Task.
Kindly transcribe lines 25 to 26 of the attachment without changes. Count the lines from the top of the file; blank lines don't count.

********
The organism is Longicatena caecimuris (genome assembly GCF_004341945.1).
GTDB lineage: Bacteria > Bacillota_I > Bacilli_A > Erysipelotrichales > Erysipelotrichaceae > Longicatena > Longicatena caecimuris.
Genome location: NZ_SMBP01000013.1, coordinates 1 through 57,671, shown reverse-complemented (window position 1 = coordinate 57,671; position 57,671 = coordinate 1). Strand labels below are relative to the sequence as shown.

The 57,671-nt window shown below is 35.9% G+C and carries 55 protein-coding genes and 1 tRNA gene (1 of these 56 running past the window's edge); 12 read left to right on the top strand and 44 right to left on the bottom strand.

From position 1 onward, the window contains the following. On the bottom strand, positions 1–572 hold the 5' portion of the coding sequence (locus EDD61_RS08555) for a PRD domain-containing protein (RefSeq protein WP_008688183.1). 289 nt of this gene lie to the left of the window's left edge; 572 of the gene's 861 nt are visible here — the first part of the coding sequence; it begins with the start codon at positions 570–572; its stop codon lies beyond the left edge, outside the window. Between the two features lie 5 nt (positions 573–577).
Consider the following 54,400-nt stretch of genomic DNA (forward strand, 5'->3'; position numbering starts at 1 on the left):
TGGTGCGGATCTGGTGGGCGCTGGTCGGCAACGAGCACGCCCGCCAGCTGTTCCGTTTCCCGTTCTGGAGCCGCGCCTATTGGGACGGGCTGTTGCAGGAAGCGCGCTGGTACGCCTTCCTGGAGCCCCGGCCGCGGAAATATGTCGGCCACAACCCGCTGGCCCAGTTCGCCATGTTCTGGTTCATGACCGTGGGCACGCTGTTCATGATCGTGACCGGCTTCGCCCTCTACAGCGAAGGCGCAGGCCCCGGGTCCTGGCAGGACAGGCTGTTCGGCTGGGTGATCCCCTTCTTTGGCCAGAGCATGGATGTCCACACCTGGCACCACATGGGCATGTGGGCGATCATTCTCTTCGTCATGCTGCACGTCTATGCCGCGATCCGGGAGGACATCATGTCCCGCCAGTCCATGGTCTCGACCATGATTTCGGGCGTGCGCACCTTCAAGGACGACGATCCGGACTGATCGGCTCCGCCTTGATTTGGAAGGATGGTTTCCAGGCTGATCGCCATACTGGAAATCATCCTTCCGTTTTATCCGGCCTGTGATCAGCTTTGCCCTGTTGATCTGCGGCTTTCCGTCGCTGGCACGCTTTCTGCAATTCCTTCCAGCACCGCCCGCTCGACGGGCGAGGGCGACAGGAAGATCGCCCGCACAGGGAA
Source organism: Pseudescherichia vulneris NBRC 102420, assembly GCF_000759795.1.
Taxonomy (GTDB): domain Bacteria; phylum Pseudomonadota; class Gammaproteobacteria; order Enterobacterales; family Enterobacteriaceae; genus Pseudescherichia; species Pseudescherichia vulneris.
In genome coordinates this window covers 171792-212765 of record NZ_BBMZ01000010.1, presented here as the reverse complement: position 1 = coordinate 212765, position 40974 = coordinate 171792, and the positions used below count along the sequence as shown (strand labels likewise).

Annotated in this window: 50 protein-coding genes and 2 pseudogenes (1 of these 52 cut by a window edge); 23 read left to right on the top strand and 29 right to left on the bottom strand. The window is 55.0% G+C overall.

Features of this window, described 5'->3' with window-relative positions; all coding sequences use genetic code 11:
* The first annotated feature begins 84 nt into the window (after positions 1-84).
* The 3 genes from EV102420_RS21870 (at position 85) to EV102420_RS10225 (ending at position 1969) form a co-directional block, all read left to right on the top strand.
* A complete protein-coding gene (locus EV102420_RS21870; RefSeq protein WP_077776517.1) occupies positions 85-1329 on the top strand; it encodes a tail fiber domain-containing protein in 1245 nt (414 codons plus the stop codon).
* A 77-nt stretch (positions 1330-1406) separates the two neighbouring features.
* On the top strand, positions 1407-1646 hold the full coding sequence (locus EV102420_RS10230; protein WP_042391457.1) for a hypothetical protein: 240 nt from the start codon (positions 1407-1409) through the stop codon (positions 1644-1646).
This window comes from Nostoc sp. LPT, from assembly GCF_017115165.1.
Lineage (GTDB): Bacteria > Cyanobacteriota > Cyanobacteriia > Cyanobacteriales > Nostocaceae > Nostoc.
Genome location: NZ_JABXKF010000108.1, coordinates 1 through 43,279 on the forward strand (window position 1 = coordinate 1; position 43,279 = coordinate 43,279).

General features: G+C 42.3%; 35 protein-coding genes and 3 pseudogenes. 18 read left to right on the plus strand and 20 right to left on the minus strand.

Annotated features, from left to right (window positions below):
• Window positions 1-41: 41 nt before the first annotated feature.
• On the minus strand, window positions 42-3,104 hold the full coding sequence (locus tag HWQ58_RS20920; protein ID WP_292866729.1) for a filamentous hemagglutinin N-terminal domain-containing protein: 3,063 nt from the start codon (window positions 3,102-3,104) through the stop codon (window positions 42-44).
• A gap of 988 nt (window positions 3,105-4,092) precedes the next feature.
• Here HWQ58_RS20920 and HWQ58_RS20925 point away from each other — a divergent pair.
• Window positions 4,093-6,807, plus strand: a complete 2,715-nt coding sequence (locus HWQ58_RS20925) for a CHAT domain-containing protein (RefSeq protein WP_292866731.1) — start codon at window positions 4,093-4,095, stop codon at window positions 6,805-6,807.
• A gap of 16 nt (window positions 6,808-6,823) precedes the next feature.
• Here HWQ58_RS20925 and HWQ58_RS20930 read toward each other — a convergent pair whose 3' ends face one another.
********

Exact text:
• A gap of 988 nt (window positions 3,105-4,092) precedes the next feature.
• Here HWQ58_RS20920 and HWQ58_RS20925 point away from each other — a divergent pair.